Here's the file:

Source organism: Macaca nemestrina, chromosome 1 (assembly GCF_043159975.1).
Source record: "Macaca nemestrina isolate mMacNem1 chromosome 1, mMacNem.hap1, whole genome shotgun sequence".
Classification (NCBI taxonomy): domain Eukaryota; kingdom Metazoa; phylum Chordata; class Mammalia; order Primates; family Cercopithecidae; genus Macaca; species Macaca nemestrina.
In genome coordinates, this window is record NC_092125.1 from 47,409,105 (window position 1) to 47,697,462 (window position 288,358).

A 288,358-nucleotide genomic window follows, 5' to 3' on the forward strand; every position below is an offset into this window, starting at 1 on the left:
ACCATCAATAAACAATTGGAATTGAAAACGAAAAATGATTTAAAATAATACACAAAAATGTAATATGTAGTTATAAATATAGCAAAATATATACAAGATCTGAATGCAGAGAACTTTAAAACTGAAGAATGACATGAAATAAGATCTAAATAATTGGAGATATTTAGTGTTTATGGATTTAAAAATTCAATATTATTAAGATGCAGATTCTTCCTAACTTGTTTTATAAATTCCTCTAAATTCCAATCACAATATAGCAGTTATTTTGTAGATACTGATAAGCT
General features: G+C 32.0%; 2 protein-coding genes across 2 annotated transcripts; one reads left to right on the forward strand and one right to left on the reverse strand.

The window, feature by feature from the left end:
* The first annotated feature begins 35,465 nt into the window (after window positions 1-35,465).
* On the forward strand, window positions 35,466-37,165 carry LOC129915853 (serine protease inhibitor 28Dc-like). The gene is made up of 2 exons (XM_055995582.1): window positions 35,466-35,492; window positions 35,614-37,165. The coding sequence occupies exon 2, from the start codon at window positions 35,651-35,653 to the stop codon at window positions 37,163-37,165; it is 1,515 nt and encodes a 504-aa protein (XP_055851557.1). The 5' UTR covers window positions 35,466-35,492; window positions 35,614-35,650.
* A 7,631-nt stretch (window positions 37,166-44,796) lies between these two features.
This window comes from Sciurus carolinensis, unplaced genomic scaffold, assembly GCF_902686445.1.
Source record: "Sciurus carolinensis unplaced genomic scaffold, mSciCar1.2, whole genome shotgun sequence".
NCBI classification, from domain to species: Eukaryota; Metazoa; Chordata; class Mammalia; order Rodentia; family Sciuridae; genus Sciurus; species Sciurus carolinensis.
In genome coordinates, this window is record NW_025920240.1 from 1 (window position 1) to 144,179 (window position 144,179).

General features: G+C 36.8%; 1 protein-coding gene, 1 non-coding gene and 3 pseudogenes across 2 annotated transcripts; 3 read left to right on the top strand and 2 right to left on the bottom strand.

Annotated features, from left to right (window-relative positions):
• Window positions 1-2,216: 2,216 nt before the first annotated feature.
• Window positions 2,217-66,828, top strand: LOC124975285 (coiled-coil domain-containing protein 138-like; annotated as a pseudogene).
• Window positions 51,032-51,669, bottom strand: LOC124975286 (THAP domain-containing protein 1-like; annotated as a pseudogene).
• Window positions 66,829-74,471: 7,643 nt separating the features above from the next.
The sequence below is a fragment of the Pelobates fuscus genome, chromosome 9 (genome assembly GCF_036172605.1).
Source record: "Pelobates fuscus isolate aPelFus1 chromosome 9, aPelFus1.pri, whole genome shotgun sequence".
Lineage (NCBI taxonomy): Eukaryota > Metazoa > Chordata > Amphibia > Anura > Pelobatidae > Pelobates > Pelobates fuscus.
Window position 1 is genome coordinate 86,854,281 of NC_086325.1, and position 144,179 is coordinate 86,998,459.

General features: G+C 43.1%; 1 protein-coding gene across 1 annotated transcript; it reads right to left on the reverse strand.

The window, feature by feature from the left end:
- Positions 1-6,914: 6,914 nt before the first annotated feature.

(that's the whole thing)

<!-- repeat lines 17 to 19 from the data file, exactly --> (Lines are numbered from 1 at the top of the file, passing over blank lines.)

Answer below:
Annotated features, from left to right (window-relative positions):
• Window positions 1-2,216: 2,216 nt before the first annotated feature.
• Window positions 2,217-66,828, top strand: LOC124975285 (coiled-coil domain-containing protein 138-like; annotated as a pseudogene).